Cheap Mobility.

Published Date
01 - Apr - 2008
| Last Updated
01 - Apr - 2008
Cheap Mobility.

Agent 001 goes on a hunt for an inexpensive phone—and stumbles across some good alternatives

There was a time when your beloved agent dropped his beloved cell phone, and then his beloved was no more. Thus began the hunt for a new beloved, but this time I couldn’t afford to spend a lot (no more than 5,000 bucks). So I began my hunt for a cheap, yet feature-rich cellphone (does it even exist?), and I was joined in this quest by my faithful sidekick… err friend, who to his credit dropped his phone into his shaving mug! Our adventures took us from shops in Nerul and Vashi (Navi Mumbai) to the dusty, teeming streets of the western suburbs of Mumbai.

Buying a cell phone isn’t easy, especially when money is a serious limiting factor, and manufacturers compete a lot in this segment—where features like expansion, Bluetooth, FM radio, MP3 support and decent cameras are key words, and one little omission may mean a product that is a market failure.

I’d heard of the new Chinese cell phone wave that has swept across the country. Manufactured on the cheap, these cell phones largely look alike (with a few exceptions), with number keys and a large four way directional keys and centre key all on the front facia. Their screens range from 2.2 to 3.0 inches, and nearly all of them have touch screens. These devices are based on their own proprietary firmware and I’m pleased to report that the menus are rather intuitive.

I was curious to know why exactly these devices are so cheap (Rs 5,000 to 7,500). If a Nokia or Sony Ericsson phone were to have all these features, the price would be no less than Rs 15,000. Well, Chinese manufacturing processes are much cheaper for one. Secondly, these phones don’t have any specific brands, and there are no advertising / marketing costs involved. Equally to blame for their cheap prices is our government—yes, for once our legislature has actually favourably affected prices! You see, such phones are carted over the border—smuggled in—and so no duties are paid on them. But this is a double-edged sword—with cheaper prices, you also lose out on a bill, and warranty. Oh yes—your warranty lapses as soon as you walk out of the shop door with one of these phones. Vendors of such phones are quick to point out that they’re repairable both on the software and hardware level. Of course, the quality of such a service is at best dubious.

We came across many such phones, the peculiarity being that the model number is only written on the box, and not printed on the device itself. Also, some phones don’t have any model numbers written anywhere! Infinity was one such branded device at Rs 4,500, with a touchscreen, FM radio, Bluetooth, MP3 playback and expansion. Other model names were downright weird like the 0078 priced at Rs 4,000. Yet another model the CT200 was priced at Rs 6,000, and seemed to have a better build quality. From chats with previous owners of such phones, we discovered some people who were very happy with their devices and happily reported trouble free service, but a few people have had problems.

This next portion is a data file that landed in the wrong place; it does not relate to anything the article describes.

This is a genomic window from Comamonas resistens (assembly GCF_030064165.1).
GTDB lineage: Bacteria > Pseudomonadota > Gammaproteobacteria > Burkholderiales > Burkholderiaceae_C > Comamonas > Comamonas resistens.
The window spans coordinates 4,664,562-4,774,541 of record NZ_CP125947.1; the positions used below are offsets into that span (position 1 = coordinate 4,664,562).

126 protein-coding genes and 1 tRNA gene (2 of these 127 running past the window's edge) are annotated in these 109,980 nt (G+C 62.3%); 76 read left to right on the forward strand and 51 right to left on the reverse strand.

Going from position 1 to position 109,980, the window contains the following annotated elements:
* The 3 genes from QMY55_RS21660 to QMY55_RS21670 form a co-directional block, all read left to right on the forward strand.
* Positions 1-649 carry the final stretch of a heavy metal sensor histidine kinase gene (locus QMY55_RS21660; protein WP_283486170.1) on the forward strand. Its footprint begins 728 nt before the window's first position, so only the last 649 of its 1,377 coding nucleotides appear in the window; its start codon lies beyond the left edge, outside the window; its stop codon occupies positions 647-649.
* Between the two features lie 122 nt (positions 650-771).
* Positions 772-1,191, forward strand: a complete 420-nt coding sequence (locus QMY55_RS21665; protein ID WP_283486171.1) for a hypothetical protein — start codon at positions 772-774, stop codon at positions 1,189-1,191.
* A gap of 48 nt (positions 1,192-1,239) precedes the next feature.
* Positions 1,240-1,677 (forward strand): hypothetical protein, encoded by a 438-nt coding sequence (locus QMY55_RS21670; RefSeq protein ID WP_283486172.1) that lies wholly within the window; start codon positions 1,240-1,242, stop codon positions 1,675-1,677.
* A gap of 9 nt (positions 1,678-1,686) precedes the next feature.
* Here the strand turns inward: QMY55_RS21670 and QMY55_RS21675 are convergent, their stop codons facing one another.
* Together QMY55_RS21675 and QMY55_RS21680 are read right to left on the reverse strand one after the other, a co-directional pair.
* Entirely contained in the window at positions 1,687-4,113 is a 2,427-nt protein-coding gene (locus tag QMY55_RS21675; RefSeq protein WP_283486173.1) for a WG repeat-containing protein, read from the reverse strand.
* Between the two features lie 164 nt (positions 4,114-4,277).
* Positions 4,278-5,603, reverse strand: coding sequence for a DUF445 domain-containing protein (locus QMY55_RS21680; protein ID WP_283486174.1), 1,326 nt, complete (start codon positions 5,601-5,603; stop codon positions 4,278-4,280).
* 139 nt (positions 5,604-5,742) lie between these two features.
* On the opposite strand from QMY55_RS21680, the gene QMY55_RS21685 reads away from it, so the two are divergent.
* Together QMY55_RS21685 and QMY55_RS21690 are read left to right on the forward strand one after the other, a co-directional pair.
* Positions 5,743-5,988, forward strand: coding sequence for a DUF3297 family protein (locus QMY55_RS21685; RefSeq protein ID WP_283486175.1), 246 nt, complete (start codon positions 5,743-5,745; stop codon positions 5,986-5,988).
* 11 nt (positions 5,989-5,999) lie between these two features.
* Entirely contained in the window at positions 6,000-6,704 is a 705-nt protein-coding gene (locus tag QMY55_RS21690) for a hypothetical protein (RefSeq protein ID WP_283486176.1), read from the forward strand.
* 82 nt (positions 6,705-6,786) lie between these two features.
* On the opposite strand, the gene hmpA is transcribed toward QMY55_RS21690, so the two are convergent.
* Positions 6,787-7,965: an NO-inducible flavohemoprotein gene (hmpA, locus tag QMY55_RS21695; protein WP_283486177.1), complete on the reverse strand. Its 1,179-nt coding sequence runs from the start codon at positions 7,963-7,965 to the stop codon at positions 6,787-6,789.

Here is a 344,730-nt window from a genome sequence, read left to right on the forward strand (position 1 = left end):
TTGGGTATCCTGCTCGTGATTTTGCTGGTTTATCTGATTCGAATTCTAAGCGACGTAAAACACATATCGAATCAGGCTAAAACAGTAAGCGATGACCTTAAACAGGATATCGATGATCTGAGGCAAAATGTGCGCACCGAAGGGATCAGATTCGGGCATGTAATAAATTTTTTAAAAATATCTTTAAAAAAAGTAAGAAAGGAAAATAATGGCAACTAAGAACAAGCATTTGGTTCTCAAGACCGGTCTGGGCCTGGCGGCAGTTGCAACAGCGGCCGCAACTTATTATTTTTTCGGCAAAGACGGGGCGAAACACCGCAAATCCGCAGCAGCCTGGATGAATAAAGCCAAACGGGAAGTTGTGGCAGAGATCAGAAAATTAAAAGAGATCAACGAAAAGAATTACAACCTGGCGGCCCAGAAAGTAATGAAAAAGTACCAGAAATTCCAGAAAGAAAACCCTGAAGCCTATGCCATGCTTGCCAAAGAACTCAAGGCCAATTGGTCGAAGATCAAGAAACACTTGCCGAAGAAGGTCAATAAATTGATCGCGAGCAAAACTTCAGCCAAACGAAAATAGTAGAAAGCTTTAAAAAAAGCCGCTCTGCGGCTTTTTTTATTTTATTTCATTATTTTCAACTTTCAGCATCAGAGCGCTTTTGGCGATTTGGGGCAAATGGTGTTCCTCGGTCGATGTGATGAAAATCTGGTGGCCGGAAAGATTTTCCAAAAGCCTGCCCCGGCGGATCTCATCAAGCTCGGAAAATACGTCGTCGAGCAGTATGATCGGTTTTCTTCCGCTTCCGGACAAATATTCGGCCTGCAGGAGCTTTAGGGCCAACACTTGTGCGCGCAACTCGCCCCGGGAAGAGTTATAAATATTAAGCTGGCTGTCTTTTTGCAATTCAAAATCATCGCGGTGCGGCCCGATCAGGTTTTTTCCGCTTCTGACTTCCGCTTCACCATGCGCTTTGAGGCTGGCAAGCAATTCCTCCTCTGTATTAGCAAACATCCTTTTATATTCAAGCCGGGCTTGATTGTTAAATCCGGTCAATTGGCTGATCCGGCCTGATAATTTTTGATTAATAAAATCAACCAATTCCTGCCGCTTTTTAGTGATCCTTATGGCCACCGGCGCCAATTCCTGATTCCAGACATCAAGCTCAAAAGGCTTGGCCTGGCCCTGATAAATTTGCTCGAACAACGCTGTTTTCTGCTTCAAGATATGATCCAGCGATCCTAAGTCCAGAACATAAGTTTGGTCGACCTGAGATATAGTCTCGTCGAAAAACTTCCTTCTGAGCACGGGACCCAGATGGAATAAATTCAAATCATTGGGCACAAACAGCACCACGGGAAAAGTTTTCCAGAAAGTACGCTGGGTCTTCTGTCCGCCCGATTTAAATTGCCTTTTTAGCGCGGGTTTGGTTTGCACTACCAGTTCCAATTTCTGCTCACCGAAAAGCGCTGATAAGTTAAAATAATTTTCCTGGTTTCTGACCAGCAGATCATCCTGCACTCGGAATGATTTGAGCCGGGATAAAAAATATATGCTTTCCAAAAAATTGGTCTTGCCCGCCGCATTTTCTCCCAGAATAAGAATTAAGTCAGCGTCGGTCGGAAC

Coming to the branded stuff, we came across a model called Bleu 151X for Rs 1,300. Nokia has a list of phones in this price bracket—the very basic Nokia 1200 (monochrome display, no FM radio) for Rs 1,350 and its colour equivalent,  the Nokia 1208 (Rs 1,800), the 2630 (with MP3 support, FM radio) for Rs 3,200. A little higher up, the Nokia 3306 comes with MP3 playback, 1.3 MP camera, colour display and  memory expansion for Rs 4,900. The basic Sony Ericsson J121i was quite popular, good music, and a nice screen for just Rs 1,800. All these phones come with a one-year warranty. From Motorola, we came across their F3, which is very basic at Rs 1,140, and the W205 priced at 1,650 bucks. The cute flap-based W220 was priced at Rs 2,600, while the W375 was priced at Rs 3,300—two screens but no expansion.

We were very tempted to throw caution to the wind and go Chinese—the features that their cell phones have are serious value for money. My only issue was warranties. Peace of mind makes a difference to me, so I ended up shelling out 4,800 bucks (bargained for a 100 buck discount) for the Nokia 3306—I gave up a number of features mainly because all I needed my phone for was to make calls and the odd SMS. My friend decided on the cute and compact Sony Ericsson J121i, and when I teased him about the Chinese phones and what he was giving up he simply told me that he’d buy one after I took the plunge. Which won’t be for a while now—I bought a rubber phone cover—so this time my beloved is well protected from the daily bustle of urban life

Agent 001Agent 001

I have a keyboard and I'm not afraid to use it, because I have a license to quill.